A widely used gene-editing technique can create large chromosomal defects in mice, slashing the time and effort needed to engineer mouse models of these genetic glitches. The advance was described 4 February in Cell Reports1.
CRISPR is commonly used to add, delete or change sequences within genes. Researchers are using it to make human cells carrying mutations for Angelman syndrome and Rett syndrome, two autism-linked disorders.
In the new study, researchers modified CRISPR to generate large duplications and deletions of DNA, called copy number variations, in mouse embryonic stem cells. They also used the method to create inversions — chunks of DNA that have been cut out of the genome and reinserted in the opposite direction. Then they used the modified stem cells to create mice carrying the variants.
“Our method enables researchers to create such structural variations in mice in a very short time,” says lead researcher Stefan Mundlos, head of the development and disease group at the Max Planck Institute for Molecular Genetics in Berlin, Germany. “It allows us to create any kind of change in order to investigate how the structure of the genome influences gene regulation, for example.”
Scientists have traditionally used a long and tedious process called chromosome engineering to create mice carrying large chromosomal mutations. The process involves three lengthy steps: two to mark the ‘cut’ sites at each end of the sequence and a third to cut it out and delete, duplicate or invert it. Once researchers isolate the cells with the alteration, they can use the cells to create a colony of mice.
The new approach, dubbed CRISVar, allows researchers to make the cuts and the chromosomal alteration all at once. “You can basically generate everything in the same experiment,” says Darío Lupiáñez, a postdoctoral researcher in Mundlos’ lab. Lupiáñez and Guillaume Andrey, another postdoc in the lab, developed the technique together.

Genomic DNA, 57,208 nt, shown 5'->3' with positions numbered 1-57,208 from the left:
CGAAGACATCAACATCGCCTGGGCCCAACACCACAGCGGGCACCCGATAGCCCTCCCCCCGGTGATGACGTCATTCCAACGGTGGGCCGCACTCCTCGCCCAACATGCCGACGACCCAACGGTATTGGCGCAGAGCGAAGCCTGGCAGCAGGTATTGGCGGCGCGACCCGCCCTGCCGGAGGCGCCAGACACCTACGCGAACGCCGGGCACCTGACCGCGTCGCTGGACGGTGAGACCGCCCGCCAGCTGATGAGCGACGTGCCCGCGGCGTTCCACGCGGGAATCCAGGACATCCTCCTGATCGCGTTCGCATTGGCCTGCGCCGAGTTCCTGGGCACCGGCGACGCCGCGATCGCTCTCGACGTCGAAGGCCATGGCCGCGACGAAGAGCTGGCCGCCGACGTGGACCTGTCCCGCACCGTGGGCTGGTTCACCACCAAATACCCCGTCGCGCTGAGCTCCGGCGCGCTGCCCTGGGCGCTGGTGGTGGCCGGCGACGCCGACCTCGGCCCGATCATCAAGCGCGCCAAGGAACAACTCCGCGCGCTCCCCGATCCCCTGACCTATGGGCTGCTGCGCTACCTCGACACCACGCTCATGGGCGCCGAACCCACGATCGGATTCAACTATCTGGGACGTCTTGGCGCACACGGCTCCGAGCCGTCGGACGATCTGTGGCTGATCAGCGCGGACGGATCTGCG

The technique gives researchers a quicker and easier method than chromosome engineering to study autism-linked chromosomal variations, says Alea Mills, professor at Cold Spring Harbor Laboratory in New York, who was not involved in the study.
Mills helped to develop chromosome engineering in the 1990s, and used it in 2010 to generate mice that model a deletion or duplication in the 16p11.2 chromosomal region, risk factors for autism.
“This new procedure is very simple, and pretty much anybody can use it.”
“People are terrified to use the type of technology that we’ve been using because it takes a long time and a lot of expertise,” Mills says. “But this new procedure is very simple, and pretty much anybody can use it.”
CRISPR, which can be used to edit virtually any sequence in the genome, debuted two years ago2,3. Researchers simply supply cells with the DNA-snipping enzyme CAS9 and a guide RNA that steers the enzyme toward the desired genetic region.
In the new study, researchers infused cells with two guide RNA molecules — one that pilots CAS9 to the beginning of the region and a second that guides it to the end. The enzyme then snips through both DNA strands at each site, freeing the intervening sequence.